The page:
10 things to teach your kids about living
In Feb, 2016, I published this article on Crosswalk. It has run well and continues to be helpful parenting advice. I’ve amended it below for parents of boys and girls. (Click here to read the original.)
Your kids can live their lives well by adhering to these principles.
And I’m not talking about becoming rich and popular. (That’s probably not living well.)
1. Pursue God above everything else. Pursuing God provides a framework for every other piece of advice anyone could give you. Please stay in a continually growing relationship with Christ. No career, no family, no sport, no amusement could ever replace the peace and fulfillment that comes through a mature relationship with Jesus Christ. This doesn’t happen by accident, and it’s not easy. Your relationship with God should be priority number one because it influences all your other priorities. If you screw this up, you screw up everything else. (And sometimes you will.) Thankfully, there is always a way back here–you only have to humble yourself and begin pursuing Christ again. Only in Christ, will you enjoy true freedom and joy.
2. Have impeccable integrity. Your greatest asset and liability in living life will be your integrity because your character is integral to your leadership, your marriage, your reputation, and your influence. Be an honest, kind, and good in every scenario–as much as is in your power, eliminate the possibility of people have conflicting opinions about you. If you fail at something, let it be because someone else’s integrity has prompted them to make poor choices, not you. If you fall (and sometimes you will) with your integrity in tact, you will rise back up to the top. If your lack of integrity produces your failure, refer to life lesson number one. Remember, your ethics belong to you, and your reputation belongs to you. Stay away from people who tell you who you are or misrepresent you to others. Don’t give away that power or responsibility!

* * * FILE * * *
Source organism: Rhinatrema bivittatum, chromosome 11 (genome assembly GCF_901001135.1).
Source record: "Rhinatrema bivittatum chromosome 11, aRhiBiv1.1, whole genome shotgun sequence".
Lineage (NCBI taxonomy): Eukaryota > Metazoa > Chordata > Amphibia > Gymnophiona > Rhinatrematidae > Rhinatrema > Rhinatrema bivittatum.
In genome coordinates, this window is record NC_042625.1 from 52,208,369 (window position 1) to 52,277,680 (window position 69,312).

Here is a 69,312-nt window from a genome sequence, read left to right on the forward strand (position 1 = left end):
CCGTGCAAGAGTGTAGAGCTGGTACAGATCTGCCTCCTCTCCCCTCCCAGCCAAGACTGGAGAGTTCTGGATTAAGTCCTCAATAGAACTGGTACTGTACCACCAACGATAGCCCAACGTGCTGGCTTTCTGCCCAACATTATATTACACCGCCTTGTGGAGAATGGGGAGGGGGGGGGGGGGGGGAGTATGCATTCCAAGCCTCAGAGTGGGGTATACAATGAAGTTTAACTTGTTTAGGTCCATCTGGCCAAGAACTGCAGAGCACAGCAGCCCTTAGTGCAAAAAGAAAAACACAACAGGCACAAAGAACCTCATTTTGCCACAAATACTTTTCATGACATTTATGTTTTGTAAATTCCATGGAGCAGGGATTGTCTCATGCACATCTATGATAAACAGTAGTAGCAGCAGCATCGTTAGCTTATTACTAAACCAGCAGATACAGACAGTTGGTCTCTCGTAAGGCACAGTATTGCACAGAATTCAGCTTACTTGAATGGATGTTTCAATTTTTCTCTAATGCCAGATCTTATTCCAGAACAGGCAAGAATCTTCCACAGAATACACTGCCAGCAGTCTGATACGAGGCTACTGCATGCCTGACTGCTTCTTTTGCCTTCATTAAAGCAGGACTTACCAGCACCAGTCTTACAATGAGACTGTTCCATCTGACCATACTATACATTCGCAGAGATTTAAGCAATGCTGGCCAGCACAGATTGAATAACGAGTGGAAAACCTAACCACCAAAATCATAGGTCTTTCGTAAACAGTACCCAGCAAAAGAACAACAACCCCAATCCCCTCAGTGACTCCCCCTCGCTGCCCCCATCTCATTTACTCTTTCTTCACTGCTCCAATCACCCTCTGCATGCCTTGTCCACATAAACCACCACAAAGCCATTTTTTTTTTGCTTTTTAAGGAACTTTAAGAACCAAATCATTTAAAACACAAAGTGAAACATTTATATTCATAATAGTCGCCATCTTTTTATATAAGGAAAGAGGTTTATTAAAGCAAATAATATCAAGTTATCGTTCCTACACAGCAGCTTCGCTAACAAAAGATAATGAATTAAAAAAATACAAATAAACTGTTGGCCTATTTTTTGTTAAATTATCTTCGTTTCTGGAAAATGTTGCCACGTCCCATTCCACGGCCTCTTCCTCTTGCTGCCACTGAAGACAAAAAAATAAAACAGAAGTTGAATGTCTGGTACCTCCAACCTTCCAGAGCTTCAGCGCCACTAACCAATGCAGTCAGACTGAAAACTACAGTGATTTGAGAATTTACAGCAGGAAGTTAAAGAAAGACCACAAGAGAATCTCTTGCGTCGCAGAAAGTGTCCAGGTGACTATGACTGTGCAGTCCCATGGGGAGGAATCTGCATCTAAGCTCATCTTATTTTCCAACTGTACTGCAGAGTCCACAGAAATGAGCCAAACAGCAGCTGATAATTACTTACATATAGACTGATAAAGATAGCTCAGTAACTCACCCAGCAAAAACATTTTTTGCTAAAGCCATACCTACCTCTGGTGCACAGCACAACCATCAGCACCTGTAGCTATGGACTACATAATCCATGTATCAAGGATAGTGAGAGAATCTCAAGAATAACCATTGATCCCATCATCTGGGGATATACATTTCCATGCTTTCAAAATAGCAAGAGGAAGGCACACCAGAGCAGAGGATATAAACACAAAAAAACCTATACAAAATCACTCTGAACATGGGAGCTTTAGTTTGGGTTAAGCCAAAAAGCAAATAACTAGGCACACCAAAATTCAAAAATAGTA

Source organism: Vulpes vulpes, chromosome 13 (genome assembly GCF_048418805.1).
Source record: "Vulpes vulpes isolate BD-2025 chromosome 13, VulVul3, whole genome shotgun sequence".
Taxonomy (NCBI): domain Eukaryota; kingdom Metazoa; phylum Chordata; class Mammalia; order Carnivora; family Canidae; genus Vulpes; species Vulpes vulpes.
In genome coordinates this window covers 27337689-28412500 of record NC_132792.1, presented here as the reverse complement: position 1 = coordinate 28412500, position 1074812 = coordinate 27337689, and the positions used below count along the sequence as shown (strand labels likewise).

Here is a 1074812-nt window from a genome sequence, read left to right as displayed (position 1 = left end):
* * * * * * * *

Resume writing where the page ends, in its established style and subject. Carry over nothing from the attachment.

3. Work hard. Few characteristics will affect every area of your life like hard work. But please work hard because it’s the right thing to do. Don’t work for money, or money will own you. Don’t work for approval, or approval will own you. Work for satisfaction, for influence, for provision, for the sheer joy of doing something that will outlast you. And work at everything in your life that’s valuable first–your family (marriage/kids/parents & siblings, in that order), your spiritual growth, your relationships. Don’t just be good at your career. When you begin dying, you will not wish you had worked more; you will wish for more time with loved ones.
4. Dream big, without expectation. A goal or dream is something you work towards, and that is a worthy calling. An expectation, however, feels entitled; it always produces disappointment and bitterness because our expectations are invariably linked to our high opinions of ourselves. Instead of living a life with expectations of grandeur, live in contentment and humble anticipation of your next blessing. You will reap joy and gratefulness, and you will manage to do so above the rat race of our materialistic society. Influential dreams are realized through hard work, integrity, and blessing, after all. Just be who you’re made to be.